The Future of Hybrid Events Starts Now

Anna Pettyjohn, Vice President & General Manager of Events at Government Executive Media Group

“With events, we’re looking forward to a return to normal.”

“We can’t wait to see what the new normal looks like in events.”

These are common sentiments we hear from public sector marketers. But what if the new normal has already been established, and what if a return to that state is already upon us?

Event programming has always had a level of uncertainty. As we look at the landscape right now, let’s discuss what we know

First, putting CDC guidelines aside, we know that an event program is only as successful as the government audience you’re able to recruit, engage, and activate. Research shows that government audiences are unwilling to commit to attending live events in the same ways they used to. 

  • 21% of all respondents say live events will return in 2022 at the earliest
  • 85% of government employees say it is at least somewhat likely that their agency will incorporate stricter guidelines and/or requirements to attend live event gatherings
  • Only 12% of government employees say that live events should account for almost all event programming in the future

Overall, government leaders have adapted to the virtual world. They are meeting the demands of their mission from their home offices and are gravitating to virtual events in higher numbers than ever before. Additionally, they believe virtual work and events have staying power for the years to come.

  • Only 29% of government employees expect their agency will require their personnel to return to office full-time once COVID-19 vaccines are widely available
  • 90% of government employees have attended a virtual event in the last year; nearly 40% of respondents have attended 10+ virtual events in the last year
  • Government employees ranked personal convenience, the removal of travel and transportation, and lack of formality as factors they liked most about virtual events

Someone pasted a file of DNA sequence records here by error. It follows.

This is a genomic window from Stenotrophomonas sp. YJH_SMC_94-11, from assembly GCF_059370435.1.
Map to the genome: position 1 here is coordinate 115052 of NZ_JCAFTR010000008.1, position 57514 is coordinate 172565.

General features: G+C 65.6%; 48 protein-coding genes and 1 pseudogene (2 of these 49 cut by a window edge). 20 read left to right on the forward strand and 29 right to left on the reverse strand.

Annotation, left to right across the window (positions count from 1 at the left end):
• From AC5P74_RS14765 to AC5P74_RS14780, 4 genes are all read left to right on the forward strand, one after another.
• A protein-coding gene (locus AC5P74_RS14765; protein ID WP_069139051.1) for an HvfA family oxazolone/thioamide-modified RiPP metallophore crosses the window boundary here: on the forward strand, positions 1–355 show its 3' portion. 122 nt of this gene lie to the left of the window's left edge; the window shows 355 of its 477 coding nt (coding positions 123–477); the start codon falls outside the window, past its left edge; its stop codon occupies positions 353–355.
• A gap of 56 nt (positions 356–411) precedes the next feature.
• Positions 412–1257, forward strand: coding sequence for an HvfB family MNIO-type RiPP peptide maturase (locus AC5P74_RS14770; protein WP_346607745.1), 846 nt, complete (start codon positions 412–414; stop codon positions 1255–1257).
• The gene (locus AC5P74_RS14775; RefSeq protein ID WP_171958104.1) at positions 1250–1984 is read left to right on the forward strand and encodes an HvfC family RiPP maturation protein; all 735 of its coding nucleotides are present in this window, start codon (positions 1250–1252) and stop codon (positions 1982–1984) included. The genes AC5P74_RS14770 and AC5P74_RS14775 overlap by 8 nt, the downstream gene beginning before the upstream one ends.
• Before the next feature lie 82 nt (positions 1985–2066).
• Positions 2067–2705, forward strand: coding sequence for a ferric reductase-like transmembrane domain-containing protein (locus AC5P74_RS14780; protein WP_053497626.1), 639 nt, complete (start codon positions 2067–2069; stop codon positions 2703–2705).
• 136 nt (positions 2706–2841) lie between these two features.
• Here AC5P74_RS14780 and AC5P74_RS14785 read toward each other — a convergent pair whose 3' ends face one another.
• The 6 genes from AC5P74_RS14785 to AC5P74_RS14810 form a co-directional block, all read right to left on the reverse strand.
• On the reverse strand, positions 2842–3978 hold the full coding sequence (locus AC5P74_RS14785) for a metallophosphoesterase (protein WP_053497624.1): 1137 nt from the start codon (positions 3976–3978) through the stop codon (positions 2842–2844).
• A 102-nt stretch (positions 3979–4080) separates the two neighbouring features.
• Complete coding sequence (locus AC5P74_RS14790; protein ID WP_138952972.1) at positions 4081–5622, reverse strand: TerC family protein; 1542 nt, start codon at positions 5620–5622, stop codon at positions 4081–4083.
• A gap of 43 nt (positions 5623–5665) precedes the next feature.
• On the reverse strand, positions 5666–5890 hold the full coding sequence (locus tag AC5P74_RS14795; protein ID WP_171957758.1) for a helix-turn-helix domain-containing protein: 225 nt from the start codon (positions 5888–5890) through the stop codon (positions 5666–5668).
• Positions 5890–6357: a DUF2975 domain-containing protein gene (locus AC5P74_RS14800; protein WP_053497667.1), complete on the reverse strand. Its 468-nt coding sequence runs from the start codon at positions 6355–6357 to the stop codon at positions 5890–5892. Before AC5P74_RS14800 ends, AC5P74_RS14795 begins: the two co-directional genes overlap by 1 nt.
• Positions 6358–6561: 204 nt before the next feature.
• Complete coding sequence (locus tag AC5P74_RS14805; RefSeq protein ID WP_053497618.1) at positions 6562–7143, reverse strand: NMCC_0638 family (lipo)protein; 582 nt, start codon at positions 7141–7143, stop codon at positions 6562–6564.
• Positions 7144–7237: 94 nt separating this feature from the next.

• Government Executive Media Group (GEMG) saw a 90% attendee growth in 2020 (with an 8% increase in government attendance).

While live events will have a place in this landscape when they can be safely attended by target audiences, they will look very different than they did pre-COVID. Additionally, digital activations have proven their ability to sustain engagement, generate pipeline, showcase thought leadership, and drive the outcomes on which marketers are measured. 

This new era of event marketing in the government community carries numerous benefits:

  • Actionable, integrated data: A digital landscape allows brands to track activity in real-time and across the scope of their program, allowing them to generate a 360 degree view of each individual they engage.
  • National reach and visibility: Digital experiences are unbound by who they can reach, enabling brands to think bigger about the content they can create and the outcomes they should expect.  
  • Extended market moments: Event programs are longer—days, weeks, and months in some cases, and extensions before and after can make your market moment that much longer.  What does that mean for marketers? Sustained visibility and engagement.
  • Reduced risk and expenses: The pressures to ‘fill the room’ for a live event go hand-in-hand with the hard costs of hosting a live event. A virtual setting not only mitigates some of those costs but also, through at-home and on-demand viewing, makes it easier to draw larger audiences than ever before.
  • Influential speaker lineups: With live events, booking a high-end speaker would often get derailed due to scheduling or logistics. Newfound flexibility in a digital environment has largely removed that barrier for booking top-notch speakers. In 2020, GEMG booked 1,257 speakers across over 210 events, including Dr. Eric Schmidt, Chairman, National Security Commission on Artificial Intelligence; and General James C. McConville, Chief of Staff, U.S. Army.

At GEMG, we believe the paradigm has shifted, permanently, with digital experiences not just included in event programming, but driving it. How can brands engage in this new normal right now? Below are some data points to guide your thinking:

  • Government employees ranked in-person networking and interactive workshops/breakout sessions as the things they are most eager to see when live events return.
  • Government employees ranked follow up communications with on-demand session recordings, improved video resolution, and more audience Q&A engagement as the things they think could make the digital event experience even better.

Event programming will continue to play a vital role in the marketer’s toolkit, but adaptability is just as important. By utilizing digital best practices and touchpoints, understanding your audience’s preferences, and determining what data to capture, the hybrid events model will have staying power for years to come.


2021 Government Executive Media Group audience survey